Mad Dog

Mad Dog 2008

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Heading across the river
A view of Charles' bridge
Peering down at the weir

Top: Heading across the river

Middle: A view of Charles' bridge

Bottom: Peering down at the weir

Right: The weir in Monsal Dale

The weir in Monsal Dale during Mad Dog 2008

Who could have predicted that? Scooped by Julia Bradbury! Literally a couple of weeks before we were to undertake an official walk through the railway tunnels on the Monsal Trail (the first time this had been included as part of a Mad Dog location visit) Julia Bradbury takes a film crew through the Headstock tunnel for BBC Four's Railway Walks - and blows what was going to be an exclusive!

The attention that the programme brought meant that the walk, organised by the Peak District Rangers for Saturday 18 October 2008, was full to brimming with enthusiastic walkers - as well as three hardened Survivors fans.

Starting from Bakewell it's about a 45 minute walk to the first tunnel - the one which features in Survivors. Mad Dog tunnel takes just under 10 minutes to walk through. All too soon it's gone and you come out into sunlight on the viaduct. The door opens from the inside, so you can't get locked in. No stalactites or shards of ice hanging from the roof I'm afraid, not even on a brisk October Saturday. As late as the early to mid-1980s the tunnel (and the further tunnels on the walk) was actually open to the public to walk through. It was only when the Peak Park took over the managing of the trail that the tunnels had to be blocked up, for insurance reasons.

The walk then continues along the Monsal Trail taking in three very similar tunnels, and a number of places the public aren't allowed to go - which feels very satisfying! The Peak Rangers are very knowledgeable and as well as tea breaks and lunch there are often stops to point out interesting geology, flora, fauna, geography and railway history.

At between five and 10 miles your feet do know that you have been walking for most of the day, so the bus ride back to Bakewell station is rather welcome. A highly enjoyable start to a Mad Dog weekend.

Mad Dog valley can be cold and, although the autumn sunshine did its best, it certainly was a bit nippy for the six Survivors fans and Flash ('the wonder dog'), who made the trek down on to the viaduct on the Sunday 19 Octover, to walk in the long-lost paw and hoof prints of 1977.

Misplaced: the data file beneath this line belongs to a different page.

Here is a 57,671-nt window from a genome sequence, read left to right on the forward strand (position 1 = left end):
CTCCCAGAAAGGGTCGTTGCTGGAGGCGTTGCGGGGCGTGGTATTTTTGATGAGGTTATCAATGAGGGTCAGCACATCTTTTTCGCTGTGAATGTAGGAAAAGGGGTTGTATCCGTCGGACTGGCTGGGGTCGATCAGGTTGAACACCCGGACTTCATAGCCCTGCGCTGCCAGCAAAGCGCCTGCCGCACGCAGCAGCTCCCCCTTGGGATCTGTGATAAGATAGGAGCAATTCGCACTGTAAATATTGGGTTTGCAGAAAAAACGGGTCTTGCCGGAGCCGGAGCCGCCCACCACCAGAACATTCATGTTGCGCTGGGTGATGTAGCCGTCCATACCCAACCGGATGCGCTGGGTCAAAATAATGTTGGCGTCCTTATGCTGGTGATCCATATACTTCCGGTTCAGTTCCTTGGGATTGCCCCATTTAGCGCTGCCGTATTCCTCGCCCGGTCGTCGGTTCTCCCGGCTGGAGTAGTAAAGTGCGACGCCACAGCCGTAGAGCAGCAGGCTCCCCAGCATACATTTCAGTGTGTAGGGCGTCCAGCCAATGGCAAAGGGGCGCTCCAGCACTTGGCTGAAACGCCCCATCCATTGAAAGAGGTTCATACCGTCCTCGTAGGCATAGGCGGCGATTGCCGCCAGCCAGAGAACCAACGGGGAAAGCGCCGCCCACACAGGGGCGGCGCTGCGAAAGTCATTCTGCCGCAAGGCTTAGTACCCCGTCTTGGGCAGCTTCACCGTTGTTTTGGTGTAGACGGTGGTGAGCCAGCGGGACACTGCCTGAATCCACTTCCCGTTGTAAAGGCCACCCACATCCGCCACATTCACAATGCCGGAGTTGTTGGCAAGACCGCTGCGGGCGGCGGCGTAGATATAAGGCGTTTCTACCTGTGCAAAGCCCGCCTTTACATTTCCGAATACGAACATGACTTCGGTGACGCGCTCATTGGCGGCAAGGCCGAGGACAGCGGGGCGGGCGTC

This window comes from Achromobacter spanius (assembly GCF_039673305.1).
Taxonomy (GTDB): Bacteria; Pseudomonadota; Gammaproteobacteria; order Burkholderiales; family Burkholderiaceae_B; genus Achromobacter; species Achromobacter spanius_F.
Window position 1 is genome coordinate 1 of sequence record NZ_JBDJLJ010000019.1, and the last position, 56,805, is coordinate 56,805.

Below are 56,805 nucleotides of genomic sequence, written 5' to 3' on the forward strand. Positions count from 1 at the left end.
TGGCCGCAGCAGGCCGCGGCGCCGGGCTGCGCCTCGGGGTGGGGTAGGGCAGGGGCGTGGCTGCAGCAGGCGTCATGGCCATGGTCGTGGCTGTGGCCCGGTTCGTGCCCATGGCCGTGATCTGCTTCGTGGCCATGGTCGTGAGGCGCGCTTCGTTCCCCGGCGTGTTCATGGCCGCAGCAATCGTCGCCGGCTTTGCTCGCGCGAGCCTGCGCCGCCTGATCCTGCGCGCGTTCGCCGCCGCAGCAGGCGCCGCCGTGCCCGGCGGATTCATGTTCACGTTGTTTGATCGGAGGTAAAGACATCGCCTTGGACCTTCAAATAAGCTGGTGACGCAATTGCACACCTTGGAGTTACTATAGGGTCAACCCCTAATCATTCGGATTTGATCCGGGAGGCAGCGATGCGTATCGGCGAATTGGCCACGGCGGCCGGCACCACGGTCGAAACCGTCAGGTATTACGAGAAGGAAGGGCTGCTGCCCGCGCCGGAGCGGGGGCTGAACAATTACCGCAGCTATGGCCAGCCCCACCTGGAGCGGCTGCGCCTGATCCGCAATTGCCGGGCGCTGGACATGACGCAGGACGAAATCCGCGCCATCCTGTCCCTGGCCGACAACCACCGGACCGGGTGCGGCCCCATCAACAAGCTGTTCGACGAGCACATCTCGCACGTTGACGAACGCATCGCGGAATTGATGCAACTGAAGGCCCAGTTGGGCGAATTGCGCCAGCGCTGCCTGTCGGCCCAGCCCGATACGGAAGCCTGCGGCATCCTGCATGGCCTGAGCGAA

Flash provided a reconstruction of the dog attack at the tunnel mouth right on cue! If you walk along the viaduct and divert behind the old Railway Station it brings you to the road bridge that Charles hides under. Passing over the bridge you stumble on (if you know where they are) many locations from the show. The run-down shack that Charles cycles by is now sadly in a better condition than Sanders' lean-to roof - which has deteriorated badly in recent years and all-but collapsed!

The property (Upperdale House) has recently changed hands and maybe this location will now become another casualty of time.

Back over the river at the footbridge, under the viaduct and off to Fenton's falls - where he waterfall never disappoints. Recent rain had swelled it magnificently. Then it was up hill to the spot where Charles falls from his horse. This location too is a victim of time, but with the aid of screen-captures you can sort out the action without the need for Time Team reconstructions of the wall from the few remaining stones now scattered along the ground.

It was then back along the viaduct for the obligatory group photo by the tunnel mouth and then the even more obligatory refreshments at the top of the hill.

There was just time before we lost the daylight to visit the rocky outcrop at the head of the valley - and boy was it windy!

My thanks to Chris, Colin, Steve, Darren, Mary, and of course Flash ('the wonder dog') for a highly enjoyable weekend.

Adrian Hulme

The Peak Ranger guided walk along the Monsal Trail Inside the 'Mad Dog' railway tunnel - a location visit first Buffetted by the wind close to the rocky outcrop in the Monsal valley

Click on the three thumbnails above to see larger versions of each of the photographs.

Photos on this page Adrian Hulme.


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Page last updated:
22 February 2009